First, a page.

The Turkmenistan-Afghanistan-Tajikistan (TAT) railway construction remain questionable because of uncertainty in the current situation in Afghanistan, Usmon Qalandarov, the deputy head of Tajik Railways, said.
He noted that the Asian Development Bank had suspended its financial support for the construction of the TAT railway due to security risks in Afghanistan.
“We are ready to begin construction of our section of the railway, but everything depends on Afghanistan”, Qalandarov said.
Si Si Yu, ADB’s Country Director for Tajikistan, told reporters in Dushanbe on December 15, 2015 that the ADB had stopped financing the railway project because of the increasing tension in Afghanistan.
“Although Turkmenistan has completed construction of its section of the railway, we do not intend to finance construction of a railway in the country where (Afghanistan) security is not guaranteed”, Yu said. “It’s very risky”.
“We will probably return to this project when the security situation in Afghanistan improves”, ADB’s country director for Tajikistan added.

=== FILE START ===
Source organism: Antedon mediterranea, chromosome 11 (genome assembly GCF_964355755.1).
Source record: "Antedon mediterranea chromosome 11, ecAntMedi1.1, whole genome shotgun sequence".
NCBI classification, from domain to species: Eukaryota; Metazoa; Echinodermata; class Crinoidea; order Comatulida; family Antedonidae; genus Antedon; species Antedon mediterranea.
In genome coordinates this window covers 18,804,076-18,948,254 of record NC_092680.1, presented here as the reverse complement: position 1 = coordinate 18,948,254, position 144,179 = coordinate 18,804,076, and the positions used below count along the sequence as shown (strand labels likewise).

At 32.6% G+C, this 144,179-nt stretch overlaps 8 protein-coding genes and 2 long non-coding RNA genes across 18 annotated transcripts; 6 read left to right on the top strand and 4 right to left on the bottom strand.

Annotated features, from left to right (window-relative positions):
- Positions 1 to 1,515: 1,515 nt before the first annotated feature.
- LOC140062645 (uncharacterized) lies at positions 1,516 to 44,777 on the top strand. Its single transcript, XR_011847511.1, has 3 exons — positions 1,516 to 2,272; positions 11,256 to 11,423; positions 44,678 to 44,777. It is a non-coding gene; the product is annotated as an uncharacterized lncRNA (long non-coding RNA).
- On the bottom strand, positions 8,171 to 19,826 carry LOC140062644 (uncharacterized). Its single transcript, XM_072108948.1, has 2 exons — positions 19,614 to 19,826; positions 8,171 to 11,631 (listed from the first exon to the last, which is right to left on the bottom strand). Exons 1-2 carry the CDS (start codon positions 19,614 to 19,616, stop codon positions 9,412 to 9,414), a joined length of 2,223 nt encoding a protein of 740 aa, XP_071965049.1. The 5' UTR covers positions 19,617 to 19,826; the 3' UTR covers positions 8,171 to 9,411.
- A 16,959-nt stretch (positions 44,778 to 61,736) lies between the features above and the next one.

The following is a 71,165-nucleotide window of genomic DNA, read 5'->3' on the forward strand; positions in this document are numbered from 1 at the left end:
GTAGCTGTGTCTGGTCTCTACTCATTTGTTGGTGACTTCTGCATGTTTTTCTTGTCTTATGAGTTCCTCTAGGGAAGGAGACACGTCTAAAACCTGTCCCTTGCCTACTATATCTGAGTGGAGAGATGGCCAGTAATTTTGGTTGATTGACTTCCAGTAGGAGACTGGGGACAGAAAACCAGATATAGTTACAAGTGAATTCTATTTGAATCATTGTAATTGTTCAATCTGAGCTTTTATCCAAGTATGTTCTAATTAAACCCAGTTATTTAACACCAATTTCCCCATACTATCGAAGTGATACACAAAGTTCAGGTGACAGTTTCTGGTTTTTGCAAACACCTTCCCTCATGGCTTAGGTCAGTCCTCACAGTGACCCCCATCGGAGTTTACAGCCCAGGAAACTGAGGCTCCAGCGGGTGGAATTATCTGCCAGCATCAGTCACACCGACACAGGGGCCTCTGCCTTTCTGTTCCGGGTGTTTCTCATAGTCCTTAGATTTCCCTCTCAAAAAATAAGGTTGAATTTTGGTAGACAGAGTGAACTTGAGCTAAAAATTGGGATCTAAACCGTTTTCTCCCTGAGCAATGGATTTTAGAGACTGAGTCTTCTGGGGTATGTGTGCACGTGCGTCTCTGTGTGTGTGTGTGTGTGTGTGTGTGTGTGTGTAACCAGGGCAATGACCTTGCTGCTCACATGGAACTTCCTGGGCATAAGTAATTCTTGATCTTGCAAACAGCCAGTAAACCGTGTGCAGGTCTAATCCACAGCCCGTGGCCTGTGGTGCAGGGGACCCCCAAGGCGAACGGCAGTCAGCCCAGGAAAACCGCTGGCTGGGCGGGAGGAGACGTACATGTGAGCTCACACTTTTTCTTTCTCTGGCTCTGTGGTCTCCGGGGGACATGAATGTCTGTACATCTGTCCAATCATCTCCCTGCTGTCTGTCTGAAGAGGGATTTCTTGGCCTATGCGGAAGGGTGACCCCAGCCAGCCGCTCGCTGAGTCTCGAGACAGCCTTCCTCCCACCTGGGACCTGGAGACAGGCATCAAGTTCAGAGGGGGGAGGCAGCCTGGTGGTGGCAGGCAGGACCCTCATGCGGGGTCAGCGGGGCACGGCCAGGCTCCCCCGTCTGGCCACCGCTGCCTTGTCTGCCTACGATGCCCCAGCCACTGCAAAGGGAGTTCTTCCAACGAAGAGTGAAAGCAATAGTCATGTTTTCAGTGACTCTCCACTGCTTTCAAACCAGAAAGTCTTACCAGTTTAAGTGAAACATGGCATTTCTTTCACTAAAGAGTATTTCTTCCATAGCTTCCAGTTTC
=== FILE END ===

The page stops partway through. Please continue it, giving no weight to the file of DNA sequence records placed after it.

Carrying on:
A memorandum of understanding for construction of the rail link connecting the three countries was signed during a trilateral meeting of the presidents of Tajikistan, Turkmenistan and Afghanistan that took place in the Turkmen capital Ashgabat on March 20, 2013.
The 400-kilometer railroad is expected to connect the Afghan town of Akina-Andkhoy to Atamurat-Ymamnazar in Turkmenistan and Panj in Tajikistan.
The presidents of Afghanistan, Tajikistan, and Turkmenistan officially inaugurated the construction of the railway connecting the three nations on June 5, 2013. Presidents Hamid Karzai, Emomali Rahmon and Gurbanguly Berdymukhammedov participated in the ceremony that took place in Turkmenistan’s northeastern province of Lebap. They buried a time capsule with a message to future generations under the first section of the railway line near the town of Atamyrat.
TAT railway will be a part of a broader regional transportation initiative that will open a new transit corridor between Central Asia and world markets through Indian Ocean ports, a route less than half as long as Central Asian existing railway export options through Russia to the Baltic Sea coast. The TAT railway has a regional strategic implication, as it will enable Turkmenistan, Afghanistan and Tajikistan to have a railway line bypassing Uzbekistan. While the TAT railroad will diversify the transport routes of Tajikistan and Afghanistan, the greatest beneficiary will be Tajikistan, as the TAT rail line will allow it to overcome its current transportation deadlock and dependency on Uzbek railroads for transit. In the past Uzbekistan has frequently blocked its railway lines linking to Tajikistan, using Tajik transit dependency as leverage for political pressure. (Asia-Plus/Business World Magazine)